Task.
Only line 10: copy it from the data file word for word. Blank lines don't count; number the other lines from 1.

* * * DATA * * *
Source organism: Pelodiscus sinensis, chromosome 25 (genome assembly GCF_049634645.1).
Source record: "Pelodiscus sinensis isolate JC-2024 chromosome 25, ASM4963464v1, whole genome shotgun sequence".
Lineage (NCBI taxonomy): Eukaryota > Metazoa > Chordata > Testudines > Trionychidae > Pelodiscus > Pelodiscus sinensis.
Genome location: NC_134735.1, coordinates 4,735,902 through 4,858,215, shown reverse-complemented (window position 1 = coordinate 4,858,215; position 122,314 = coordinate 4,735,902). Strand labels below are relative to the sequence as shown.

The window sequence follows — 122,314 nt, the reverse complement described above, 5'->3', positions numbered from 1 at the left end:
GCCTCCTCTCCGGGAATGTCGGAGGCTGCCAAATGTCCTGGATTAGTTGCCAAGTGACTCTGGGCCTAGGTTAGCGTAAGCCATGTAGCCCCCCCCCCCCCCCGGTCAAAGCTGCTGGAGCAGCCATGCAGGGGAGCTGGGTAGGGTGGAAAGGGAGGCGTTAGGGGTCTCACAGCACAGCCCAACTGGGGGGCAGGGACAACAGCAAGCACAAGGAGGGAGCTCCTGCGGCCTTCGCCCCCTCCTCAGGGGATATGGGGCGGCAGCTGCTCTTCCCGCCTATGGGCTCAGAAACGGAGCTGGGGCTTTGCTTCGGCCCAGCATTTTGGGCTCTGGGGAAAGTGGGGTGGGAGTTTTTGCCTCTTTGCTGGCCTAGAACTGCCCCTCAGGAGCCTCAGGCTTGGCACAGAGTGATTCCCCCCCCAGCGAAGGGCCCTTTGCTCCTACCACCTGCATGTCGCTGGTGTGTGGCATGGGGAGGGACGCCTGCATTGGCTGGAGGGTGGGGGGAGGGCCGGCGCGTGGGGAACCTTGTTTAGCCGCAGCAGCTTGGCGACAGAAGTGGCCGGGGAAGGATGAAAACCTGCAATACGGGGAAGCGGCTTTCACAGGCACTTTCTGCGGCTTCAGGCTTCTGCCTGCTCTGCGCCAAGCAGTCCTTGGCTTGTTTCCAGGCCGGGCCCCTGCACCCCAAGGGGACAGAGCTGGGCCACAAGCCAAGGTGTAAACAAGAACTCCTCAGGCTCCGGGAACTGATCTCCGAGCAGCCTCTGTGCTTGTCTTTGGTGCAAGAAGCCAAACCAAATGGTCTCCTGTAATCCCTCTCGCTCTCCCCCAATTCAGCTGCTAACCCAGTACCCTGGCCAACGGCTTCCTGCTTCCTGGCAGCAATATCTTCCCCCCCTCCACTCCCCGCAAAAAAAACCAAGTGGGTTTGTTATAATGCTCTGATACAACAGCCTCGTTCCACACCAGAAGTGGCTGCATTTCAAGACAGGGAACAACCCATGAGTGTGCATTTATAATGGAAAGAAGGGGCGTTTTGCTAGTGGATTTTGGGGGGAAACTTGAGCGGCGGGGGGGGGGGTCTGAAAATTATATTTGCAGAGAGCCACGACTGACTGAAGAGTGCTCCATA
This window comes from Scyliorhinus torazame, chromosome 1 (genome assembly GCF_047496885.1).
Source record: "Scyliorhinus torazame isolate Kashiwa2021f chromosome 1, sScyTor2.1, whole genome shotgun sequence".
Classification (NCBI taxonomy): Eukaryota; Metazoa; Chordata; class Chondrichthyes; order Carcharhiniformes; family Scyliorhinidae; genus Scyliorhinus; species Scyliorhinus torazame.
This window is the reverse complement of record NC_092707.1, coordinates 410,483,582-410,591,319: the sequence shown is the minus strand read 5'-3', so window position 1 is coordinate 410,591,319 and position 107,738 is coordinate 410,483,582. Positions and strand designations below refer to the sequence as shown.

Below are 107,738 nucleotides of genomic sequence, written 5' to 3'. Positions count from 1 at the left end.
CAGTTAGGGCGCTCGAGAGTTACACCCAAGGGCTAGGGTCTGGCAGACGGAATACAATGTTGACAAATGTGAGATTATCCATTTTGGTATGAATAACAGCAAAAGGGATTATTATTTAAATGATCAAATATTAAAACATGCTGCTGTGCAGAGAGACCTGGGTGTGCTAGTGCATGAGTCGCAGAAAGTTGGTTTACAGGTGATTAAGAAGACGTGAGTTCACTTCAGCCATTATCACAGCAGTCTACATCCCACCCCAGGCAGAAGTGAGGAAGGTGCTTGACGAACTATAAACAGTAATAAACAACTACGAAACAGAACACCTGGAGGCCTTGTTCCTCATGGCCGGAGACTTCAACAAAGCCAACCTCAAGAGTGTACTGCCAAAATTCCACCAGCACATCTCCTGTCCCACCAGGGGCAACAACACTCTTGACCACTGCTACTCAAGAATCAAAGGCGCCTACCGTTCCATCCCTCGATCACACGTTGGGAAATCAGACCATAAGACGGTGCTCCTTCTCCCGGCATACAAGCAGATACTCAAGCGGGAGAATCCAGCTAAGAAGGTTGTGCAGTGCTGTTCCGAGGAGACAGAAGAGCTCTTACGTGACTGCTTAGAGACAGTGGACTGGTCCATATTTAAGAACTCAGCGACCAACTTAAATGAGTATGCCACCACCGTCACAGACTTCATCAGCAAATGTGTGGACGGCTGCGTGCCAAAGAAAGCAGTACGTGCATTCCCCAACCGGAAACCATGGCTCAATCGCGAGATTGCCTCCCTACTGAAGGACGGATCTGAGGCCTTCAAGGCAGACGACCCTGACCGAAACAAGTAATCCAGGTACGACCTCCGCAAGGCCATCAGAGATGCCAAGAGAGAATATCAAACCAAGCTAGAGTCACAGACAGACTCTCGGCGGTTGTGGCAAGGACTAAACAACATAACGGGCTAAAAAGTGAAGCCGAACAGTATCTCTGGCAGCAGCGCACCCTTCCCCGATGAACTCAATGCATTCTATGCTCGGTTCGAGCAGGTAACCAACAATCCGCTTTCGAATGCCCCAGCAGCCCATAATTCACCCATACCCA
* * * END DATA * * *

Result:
This window is the reverse complement of record NC_092707.1, coordinates 410,483,582-410,591,319: the sequence shown is the minus strand read 5'-3', so window position 1 is coordinate 410,591,319 and position 107,738 is coordinate 410,483,582. Positions and strand designations below refer to the sequence as shown.